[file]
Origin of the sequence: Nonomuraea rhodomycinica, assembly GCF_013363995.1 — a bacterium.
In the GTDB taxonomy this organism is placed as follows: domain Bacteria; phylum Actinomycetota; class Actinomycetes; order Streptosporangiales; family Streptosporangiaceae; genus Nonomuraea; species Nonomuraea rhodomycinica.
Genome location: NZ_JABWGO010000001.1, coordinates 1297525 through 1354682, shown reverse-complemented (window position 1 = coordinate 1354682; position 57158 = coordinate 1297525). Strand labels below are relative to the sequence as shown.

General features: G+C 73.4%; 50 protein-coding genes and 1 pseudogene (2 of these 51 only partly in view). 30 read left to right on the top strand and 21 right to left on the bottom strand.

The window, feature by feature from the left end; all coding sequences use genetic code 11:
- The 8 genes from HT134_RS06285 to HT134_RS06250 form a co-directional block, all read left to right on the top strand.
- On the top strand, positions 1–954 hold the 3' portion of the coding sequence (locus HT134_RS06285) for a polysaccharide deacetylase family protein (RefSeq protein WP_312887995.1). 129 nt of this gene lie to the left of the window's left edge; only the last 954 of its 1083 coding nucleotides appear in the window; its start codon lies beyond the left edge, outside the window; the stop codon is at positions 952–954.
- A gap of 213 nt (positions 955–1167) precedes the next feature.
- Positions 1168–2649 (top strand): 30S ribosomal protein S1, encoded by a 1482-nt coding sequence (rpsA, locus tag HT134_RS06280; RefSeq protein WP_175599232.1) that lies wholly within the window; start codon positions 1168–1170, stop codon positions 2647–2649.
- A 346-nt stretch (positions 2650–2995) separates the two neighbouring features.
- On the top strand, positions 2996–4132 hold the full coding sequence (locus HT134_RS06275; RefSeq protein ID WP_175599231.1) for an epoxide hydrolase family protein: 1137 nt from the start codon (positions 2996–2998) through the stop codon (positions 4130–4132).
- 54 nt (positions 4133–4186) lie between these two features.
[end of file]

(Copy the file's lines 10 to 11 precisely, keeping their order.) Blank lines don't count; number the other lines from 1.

- A 346-nt stretch (positions 2650–2995) separates the two neighbouring features.
- On the top strand, positions 2996–4132 hold the full coding sequence (locus HT134_RS06275; RefSeq protein ID WP_175599231.1) for an epoxide hydrolase family protein: 1137 nt from the start codon (positions 2996–2998) through the stop codon (positions 4130–4132).